WRAS (FM)

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WRAS
WRAS Logo.png
GPBAtlanta.png
City Atlanta, Georgia
Broadcast area Atlanta metropolitan area
Branding Album 88
88.5 GPB Atlanta
Slogan Left on the dial, right on the music (Album 88)
Frequency 88.5 MHz
First air date January 18, 1971
Format Public Radio News and Talk (5 a.m. to 7 p.m.)
College radio (7 p.m. to 5 a.m.)
ERP 50,000 watts
HAAT 318 meters (1043 ft)
Class C1
Facility ID 23959
Transmitter coordinates 33°41′4.00″N 84°17′23.00″W / 33.6844444°N 84.2897222°W / 33.6844444; -84.2897222
Callsign meaning Radio at State (Georgia State University)[1]
Affiliations GPB (daytime only)
Owner Georgia State University
Webcast Album 88 24 hour feed
GPB Atlanta 24 hour feed
Website www.wras.org
www.gpb.org/atlanta

WRAS (88.5 MHz) is a public FM radio station in Atlanta, Georgia. It is owned by Georgia State University and its schedule is split between public radio programming from Georgia Public Broadcasting (88.5 GPB Atlanta) airing from 5 a.m. to 7 p.m. and college radio programming (Album 88) airing from 7 p.m. to 5 a.m. The Album 88 and 88.5 GPB Atlanta formats are both available 24 hours a day on separate internet streams, and Album 88 is available full-time on WRAS's HD-2 subchannel.

The transmitter is off Interstate 20 on Old Flat Shoals Road SE in Atlanta. Studios and offices are on the campus of Georgia State University in Pantherville.

Students at Georgia State host and produce many of the programs on Album 88 with the exception of Georgia State Panthers sporting events. While Georgia Public Radio is heard around the clock on several simulcast radio stations in Georgia, listeners in the Atlanta area only hear the daytime schedule, on WRAS. Atlanta has a full time National Public Radio affiliate, 90.1 WABE, with its own news department and airing many of the same national programs, such as All Things Considered and Morning Edition.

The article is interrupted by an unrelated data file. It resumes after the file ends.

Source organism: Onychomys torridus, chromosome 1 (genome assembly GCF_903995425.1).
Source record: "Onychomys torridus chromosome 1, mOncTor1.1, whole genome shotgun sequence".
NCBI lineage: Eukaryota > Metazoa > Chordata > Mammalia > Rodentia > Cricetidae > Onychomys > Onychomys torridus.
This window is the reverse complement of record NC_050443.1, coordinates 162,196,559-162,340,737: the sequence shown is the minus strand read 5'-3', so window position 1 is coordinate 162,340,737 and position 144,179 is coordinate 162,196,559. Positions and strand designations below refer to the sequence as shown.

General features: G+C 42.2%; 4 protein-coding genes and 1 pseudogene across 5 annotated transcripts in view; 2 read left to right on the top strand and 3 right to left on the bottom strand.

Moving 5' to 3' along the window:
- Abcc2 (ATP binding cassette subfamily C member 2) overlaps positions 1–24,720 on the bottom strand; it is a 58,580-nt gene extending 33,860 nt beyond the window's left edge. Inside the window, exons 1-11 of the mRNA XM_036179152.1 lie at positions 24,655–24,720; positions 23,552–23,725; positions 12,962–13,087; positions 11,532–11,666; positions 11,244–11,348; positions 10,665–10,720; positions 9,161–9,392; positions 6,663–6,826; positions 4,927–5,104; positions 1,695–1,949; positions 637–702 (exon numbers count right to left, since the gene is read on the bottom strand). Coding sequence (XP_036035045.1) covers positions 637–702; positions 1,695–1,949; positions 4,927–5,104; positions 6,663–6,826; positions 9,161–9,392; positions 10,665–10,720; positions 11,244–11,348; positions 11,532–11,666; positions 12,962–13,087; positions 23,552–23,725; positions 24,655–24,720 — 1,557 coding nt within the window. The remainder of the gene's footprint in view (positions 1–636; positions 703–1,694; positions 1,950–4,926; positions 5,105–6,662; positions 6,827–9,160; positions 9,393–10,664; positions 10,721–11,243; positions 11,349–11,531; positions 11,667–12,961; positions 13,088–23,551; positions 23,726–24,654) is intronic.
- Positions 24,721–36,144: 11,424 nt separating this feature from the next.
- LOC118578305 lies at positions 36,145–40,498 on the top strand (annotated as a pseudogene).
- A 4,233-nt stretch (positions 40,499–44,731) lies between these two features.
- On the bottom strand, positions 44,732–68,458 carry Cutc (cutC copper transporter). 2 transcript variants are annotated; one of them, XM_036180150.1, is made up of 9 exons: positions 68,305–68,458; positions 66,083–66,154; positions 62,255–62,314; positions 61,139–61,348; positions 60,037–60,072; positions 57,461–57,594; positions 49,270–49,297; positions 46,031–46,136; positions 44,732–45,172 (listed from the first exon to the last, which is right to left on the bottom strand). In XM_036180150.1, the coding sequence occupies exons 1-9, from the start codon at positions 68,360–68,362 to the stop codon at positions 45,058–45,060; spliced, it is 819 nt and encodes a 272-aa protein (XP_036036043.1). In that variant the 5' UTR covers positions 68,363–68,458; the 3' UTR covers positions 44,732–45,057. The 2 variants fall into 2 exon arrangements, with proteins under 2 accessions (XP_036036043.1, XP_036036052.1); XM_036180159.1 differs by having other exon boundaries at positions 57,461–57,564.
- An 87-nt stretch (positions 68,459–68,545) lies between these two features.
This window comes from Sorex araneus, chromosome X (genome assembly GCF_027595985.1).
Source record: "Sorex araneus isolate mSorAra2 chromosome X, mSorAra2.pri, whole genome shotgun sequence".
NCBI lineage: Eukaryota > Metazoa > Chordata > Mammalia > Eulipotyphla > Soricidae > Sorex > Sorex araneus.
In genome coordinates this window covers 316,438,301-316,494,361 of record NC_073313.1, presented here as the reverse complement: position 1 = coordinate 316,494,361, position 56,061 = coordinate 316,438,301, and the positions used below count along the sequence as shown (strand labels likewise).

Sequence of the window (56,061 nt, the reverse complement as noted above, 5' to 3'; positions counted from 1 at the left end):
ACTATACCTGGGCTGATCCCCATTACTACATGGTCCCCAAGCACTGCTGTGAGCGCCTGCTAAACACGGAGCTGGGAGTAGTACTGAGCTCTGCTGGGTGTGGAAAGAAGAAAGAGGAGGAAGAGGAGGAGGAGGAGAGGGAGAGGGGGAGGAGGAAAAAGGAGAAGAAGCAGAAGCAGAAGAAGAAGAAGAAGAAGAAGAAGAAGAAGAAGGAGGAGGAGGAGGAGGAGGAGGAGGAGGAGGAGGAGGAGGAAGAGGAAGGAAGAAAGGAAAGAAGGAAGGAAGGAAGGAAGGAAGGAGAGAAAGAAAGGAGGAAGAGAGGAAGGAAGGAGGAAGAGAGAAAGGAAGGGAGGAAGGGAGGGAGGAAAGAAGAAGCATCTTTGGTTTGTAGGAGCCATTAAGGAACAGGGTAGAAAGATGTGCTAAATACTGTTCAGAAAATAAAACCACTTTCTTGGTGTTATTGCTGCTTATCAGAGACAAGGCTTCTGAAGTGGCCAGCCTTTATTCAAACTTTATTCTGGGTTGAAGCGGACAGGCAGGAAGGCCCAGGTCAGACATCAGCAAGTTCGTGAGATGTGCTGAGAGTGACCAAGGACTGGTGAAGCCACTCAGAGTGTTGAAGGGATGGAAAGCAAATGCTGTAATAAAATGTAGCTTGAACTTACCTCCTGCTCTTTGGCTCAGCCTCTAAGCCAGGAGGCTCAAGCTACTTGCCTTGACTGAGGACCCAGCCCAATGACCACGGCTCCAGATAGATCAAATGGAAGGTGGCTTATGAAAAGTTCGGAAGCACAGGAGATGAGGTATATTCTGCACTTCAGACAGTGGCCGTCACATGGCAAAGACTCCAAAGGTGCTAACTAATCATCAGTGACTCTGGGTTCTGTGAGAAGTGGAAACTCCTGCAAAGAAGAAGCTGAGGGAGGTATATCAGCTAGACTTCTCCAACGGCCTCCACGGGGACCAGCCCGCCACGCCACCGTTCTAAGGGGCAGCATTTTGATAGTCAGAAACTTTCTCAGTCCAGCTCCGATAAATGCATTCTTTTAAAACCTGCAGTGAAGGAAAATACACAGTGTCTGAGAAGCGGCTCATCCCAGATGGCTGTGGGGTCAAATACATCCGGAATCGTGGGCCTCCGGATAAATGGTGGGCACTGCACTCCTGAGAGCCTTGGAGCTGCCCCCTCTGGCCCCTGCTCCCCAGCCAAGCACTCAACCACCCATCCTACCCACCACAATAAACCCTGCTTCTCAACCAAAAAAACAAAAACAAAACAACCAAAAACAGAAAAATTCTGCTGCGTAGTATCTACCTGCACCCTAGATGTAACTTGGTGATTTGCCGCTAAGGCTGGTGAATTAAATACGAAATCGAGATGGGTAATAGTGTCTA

History[edit]

On January 18, 1971, WRAS first signed on the air, at first powered at 19,500 watts.[2]

Album 88's first general manager was Richard Belcher, well known to Atlanta TV viewers for his investigative reporting on WAGA-TV 5, and later WSB-TV 2. The "Album 88" name dates back to the late 1970s. It is rare for noncommercial stations in North America to use a moniker (other than their own call sign), the way commercial stations have for decades. It refers to the album-based rotation the format employs: stressing several cuts from each album rather than a single.

Album 88 has won numerous awards, frequently beating out commercial radio stations, from the Atlanta weekly Creative Loafing, the monthly Atlanta magazine, and the College Music Journal. Album 88 has over 50 student volunteers who host many of the programs.

Among the specialty shows on Album 88 are: The Georgia Music Show (dedicated exclusively to artists from Georgia), I Don't Care (punk), Soul Kitchen (funk, soul, disco and related), Crossroads (blues), Jet Lag (international psychedelia), New Theory (chillwave), Beatscape Lounge (ambient, electronica and nu jazz), Subterranean (drum and bass), Cowtipper's Delight (classic country and alternative country), Dot Dash (post-punk),[3] Mighty Aphrodite (female vocalists), We're Not Gonna Take It (heavy-metal music), Tower of Song (psyche, prog, freakbeat), a large variety of hip hop including the long-running shows Tha Message, Rhythm and Vibes (Atlanta's longest-running hip hop show) and Hush Hush (instrumental hip hop), One Step Beyond (ska, bluebeat & rocksteady) and many more.[4]

Album 88 has played a crucial role in "breaking" a wide range of artists including R.E.M., Deerhunter and Outkast (all of which Album 88 was the first to play on radio). Several platinum and gold records hang in Album 88's studios and offices. According to Bob Geldof, he penned the Boomtown Rats hit song, "I Don't Like Mondays" in the Album 88 office after reading a telex report of the schoolyard shooting on which the song is based.